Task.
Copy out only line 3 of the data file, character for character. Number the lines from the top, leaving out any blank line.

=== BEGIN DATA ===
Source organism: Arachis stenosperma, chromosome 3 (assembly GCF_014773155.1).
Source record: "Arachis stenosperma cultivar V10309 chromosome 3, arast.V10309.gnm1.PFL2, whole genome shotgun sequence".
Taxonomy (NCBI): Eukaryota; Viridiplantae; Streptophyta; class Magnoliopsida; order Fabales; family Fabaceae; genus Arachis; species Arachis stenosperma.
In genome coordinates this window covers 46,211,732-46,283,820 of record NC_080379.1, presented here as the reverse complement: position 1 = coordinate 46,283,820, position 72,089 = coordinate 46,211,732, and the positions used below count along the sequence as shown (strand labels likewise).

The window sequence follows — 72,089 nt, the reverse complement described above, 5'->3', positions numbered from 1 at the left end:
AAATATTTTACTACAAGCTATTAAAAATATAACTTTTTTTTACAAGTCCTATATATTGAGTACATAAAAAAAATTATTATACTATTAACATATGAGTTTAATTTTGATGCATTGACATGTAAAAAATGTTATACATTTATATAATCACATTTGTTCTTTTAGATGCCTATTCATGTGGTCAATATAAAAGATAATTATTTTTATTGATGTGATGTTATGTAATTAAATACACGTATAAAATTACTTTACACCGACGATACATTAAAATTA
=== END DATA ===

Taxonomy (NCBI): Eukaryota; Viridiplantae; Streptophyta; class Magnoliopsida; order Fabales; family Fabaceae; genus Arachis; species Arachis stenosperma.